Chance puts the Duc d'Enghien in his hands and unexpectedly causes him to kill him--thereby convincing the mob more forcibly than in any other way that he had the right, since he had the might.
The other way out--his mother's death-- never entered his head.
She is a very admirable young woman and you always liked her, but now suddenly you have got some notion or other in your head.
Among other things he spoke of the Bogucharovo elder.
In winter he visited his other villages or spent his time reading.
Countess Mary sat at the other end of the table.
And she not only saw no need of any other or better husband, but as all the powers of her soul were intent on serving that husband and family, she could not imagine and saw no interest in imagining how it would be if things were different.
She would begin to say something to her in a low tone from the other end of the room.
This meant two stockings, which by a secret process known only to herself Anna Makarovna used to knit at the same time on the same needles, and which, when they were ready, she always triumphantly drew, one out of the other, in the children's presence.
It is only to prevent some Pugachev or other from killing my children and yours, and Arakcheev from sending me off to some Military Settlement.
Then I took the matter in hand: I left him alone and began with nurse's help to get the other children up, telling him that I did not love him.
Of course he is right there," said Countess Mary, "but he forgets that we have other duties nearer to us, duties indicated to us by God Himself, and that though we might expose ourselves to risks we must not risk our children."
Having interrupted one another they both stopped to let the other continue.
They killed the king and many other people.
If instead of a divine power some other force has appeared, it should be explained in what this new force consists, for the whole interest of history lies precisely in that force.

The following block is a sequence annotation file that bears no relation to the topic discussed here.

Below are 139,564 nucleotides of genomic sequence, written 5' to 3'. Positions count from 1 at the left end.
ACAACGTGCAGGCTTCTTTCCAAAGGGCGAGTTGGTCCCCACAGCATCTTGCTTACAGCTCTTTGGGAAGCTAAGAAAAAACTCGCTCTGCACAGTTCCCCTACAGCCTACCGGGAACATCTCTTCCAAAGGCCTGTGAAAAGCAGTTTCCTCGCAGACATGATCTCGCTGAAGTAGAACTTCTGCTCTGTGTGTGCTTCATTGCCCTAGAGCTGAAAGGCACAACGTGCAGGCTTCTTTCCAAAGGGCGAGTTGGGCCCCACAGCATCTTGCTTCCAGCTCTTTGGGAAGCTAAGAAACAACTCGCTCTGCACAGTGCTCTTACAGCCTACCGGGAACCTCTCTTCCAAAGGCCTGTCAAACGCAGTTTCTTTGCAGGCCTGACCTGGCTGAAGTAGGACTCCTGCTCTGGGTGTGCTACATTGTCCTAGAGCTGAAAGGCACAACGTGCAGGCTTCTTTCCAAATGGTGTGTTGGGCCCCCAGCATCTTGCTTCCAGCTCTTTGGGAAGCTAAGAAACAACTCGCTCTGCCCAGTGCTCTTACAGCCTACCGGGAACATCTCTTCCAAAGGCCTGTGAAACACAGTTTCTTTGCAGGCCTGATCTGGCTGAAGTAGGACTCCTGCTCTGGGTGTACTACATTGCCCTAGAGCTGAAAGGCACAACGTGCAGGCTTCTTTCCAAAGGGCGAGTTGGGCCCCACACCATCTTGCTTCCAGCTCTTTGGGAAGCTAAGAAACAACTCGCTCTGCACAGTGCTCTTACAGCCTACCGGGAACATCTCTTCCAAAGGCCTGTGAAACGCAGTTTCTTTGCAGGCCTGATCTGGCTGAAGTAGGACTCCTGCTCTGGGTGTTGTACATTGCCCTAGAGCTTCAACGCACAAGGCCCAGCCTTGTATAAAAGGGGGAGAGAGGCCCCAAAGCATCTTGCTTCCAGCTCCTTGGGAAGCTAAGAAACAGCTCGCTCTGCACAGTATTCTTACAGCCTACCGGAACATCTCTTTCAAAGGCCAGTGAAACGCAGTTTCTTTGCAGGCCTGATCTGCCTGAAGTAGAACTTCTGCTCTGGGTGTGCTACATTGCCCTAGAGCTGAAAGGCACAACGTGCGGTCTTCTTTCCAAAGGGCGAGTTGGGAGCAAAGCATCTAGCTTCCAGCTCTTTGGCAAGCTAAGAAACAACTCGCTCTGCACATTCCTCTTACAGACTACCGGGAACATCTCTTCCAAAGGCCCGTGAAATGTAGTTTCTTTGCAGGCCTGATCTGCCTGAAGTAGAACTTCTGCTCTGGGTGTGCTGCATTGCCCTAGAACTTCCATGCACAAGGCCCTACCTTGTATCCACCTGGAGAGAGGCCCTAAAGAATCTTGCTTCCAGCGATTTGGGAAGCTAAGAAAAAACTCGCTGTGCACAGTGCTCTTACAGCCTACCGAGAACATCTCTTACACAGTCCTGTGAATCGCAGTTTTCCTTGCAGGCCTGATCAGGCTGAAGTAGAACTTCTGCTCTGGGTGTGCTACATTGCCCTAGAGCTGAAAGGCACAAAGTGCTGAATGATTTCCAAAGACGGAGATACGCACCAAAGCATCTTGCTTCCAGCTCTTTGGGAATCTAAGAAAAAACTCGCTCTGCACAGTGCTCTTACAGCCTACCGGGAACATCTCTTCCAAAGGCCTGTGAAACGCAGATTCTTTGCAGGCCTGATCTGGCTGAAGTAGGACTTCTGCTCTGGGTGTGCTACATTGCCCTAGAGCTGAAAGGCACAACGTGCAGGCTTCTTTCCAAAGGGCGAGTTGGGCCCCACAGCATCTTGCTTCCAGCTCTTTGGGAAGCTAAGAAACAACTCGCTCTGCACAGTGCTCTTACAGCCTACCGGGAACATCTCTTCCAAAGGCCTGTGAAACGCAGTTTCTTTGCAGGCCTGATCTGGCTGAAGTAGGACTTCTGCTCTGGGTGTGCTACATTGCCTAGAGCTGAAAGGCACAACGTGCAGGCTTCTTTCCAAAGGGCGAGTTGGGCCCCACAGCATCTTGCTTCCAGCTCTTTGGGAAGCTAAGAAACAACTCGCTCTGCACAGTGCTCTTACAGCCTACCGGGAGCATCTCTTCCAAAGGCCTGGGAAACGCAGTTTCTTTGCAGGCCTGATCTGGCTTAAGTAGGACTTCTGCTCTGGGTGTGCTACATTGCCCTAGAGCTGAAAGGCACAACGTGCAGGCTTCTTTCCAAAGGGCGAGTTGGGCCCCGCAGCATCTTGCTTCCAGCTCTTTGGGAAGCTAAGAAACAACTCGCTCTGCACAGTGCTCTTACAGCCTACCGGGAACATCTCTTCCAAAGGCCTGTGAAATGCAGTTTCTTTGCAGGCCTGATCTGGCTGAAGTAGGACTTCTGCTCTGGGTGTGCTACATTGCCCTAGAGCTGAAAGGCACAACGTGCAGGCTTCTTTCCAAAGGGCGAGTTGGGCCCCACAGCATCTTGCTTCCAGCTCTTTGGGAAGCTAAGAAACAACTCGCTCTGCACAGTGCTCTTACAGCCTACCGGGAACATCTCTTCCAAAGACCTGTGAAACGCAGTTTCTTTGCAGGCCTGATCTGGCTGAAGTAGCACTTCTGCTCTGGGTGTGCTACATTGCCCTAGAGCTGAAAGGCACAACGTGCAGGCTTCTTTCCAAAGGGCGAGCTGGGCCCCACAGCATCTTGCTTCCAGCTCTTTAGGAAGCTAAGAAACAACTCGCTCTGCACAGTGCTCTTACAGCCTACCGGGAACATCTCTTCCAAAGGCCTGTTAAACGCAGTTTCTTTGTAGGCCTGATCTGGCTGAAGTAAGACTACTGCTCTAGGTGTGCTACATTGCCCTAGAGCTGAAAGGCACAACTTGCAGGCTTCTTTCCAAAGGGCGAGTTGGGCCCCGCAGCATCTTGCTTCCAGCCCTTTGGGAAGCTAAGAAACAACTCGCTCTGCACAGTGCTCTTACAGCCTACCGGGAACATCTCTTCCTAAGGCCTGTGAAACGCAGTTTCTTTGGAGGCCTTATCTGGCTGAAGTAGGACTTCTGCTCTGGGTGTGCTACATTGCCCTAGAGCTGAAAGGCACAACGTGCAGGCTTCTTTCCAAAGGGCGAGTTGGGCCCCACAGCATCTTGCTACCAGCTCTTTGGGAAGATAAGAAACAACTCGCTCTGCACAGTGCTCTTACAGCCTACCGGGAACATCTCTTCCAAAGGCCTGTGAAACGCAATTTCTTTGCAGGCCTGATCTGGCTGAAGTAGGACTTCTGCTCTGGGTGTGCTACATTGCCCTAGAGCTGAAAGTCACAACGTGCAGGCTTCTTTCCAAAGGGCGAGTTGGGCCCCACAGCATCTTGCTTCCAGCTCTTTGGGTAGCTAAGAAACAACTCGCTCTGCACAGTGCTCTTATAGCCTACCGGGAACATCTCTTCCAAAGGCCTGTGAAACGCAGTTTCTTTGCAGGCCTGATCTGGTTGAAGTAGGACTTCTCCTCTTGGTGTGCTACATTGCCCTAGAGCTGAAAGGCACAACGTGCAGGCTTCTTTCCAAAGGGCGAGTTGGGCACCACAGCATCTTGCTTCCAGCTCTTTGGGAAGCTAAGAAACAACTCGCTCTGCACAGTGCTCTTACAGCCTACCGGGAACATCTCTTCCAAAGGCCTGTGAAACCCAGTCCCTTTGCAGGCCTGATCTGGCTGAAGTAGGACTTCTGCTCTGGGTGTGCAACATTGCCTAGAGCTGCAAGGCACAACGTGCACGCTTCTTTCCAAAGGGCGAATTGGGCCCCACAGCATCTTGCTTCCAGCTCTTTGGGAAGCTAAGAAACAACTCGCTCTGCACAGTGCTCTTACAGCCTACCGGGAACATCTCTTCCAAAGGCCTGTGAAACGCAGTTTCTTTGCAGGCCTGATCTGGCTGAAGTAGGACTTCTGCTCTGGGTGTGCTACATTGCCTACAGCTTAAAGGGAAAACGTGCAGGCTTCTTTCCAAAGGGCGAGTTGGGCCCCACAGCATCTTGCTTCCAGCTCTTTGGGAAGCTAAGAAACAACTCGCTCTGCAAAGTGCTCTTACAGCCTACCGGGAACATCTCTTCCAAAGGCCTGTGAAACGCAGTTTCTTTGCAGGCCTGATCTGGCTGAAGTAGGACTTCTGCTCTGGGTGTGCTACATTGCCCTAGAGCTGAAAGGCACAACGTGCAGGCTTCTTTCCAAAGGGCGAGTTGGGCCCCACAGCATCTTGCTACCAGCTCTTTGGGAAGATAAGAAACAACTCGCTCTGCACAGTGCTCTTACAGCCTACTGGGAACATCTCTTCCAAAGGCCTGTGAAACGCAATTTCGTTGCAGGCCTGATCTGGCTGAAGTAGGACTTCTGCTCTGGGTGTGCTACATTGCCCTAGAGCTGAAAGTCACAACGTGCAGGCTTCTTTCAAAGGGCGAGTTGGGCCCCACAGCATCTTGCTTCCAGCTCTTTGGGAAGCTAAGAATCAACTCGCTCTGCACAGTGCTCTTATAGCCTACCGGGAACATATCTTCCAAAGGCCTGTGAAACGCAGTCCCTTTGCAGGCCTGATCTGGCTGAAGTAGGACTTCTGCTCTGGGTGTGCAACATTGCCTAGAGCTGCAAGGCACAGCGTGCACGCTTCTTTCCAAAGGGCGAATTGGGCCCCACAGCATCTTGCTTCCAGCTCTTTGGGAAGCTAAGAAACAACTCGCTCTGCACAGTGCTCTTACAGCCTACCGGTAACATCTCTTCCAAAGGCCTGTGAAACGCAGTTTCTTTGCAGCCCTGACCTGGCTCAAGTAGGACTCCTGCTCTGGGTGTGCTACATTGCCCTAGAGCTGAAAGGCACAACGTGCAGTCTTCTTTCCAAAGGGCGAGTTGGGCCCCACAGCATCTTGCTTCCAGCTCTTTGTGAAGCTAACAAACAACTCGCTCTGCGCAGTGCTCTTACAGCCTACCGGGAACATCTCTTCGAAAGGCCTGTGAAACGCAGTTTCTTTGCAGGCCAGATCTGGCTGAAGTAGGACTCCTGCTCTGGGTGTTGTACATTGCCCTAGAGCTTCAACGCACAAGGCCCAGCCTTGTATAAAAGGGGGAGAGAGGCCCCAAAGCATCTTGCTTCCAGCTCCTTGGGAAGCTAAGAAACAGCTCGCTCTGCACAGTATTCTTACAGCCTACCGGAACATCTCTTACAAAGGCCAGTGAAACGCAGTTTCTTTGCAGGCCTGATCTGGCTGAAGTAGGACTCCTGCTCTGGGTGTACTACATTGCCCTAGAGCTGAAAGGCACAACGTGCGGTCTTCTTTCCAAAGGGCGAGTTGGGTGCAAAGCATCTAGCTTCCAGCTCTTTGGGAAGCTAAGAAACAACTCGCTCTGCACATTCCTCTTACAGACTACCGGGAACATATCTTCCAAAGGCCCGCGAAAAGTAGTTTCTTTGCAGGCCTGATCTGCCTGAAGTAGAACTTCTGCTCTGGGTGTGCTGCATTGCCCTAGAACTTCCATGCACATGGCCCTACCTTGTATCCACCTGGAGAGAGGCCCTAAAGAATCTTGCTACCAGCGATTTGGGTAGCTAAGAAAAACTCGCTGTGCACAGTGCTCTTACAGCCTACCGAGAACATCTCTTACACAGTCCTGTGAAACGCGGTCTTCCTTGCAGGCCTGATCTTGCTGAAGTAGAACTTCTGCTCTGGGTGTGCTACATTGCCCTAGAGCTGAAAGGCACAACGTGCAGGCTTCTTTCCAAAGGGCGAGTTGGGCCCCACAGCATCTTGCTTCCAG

One historian says that an event was produced by Napoleon's power, another that it was produced by Alexander's, a third that it was due to the power of some other person.
But the universal historian Gervinus, refuting this opinion of the specialist historian, tries to prove that the campaign of 1813 and the restoration of the Bourbons were due to other things beside Alexander's will--such as the activity of Stein, Metternich, Madame de Stael, Talleyrand, Fichte, Chateaubriand, and others.
This conception is the one handle by means of which the material of history, as at present expounded, can be dealt with, and anyone who breaks that handle off, as Buckle did, without finding some other method of treating historical material, merely deprives himself of the one possible way of dealing with it.
If the whole activity of the leaders serves as the expression of the people's will, as some historians suppose, then all the details of the court scandals contained in the biographies of a Napoleon or a Catherine serve to express the life of the nation, which is evident nonsense; but if it is only some particular side of the activity of an historical leader which serves to express the people's life, as other so-called "philosophical" historians believe, then to determine which side of the activity of a leader expresses the nation's life, we have first of all to know in what the nation's life consists.
The herd goes in that direction because the animal in front leads it and the collective will of all the other animals is vested in that leader.
That is, power is power: in other words, power is a word the meaning of which we do not understand.
On the other hand, even if we admitted that words could be the cause of events, history shows that the expression of the will of historical personages does not in most cases produce any effect, that is to say, their commands are often not executed, and sometimes the very opposite of what they order occurs.
Amid a long series of unexecuted orders of Napoleon's one series, for the campaign of 1812, was carried out--not because those orders differed in any way from the other, unexecuted orders but because they coincided with the course of events that led the French army into Russia; just as in stencil work this or that figure comes out not because the color was laid on from this side or in that way, but because it was laid on from all sides over the figure cut in the stencil.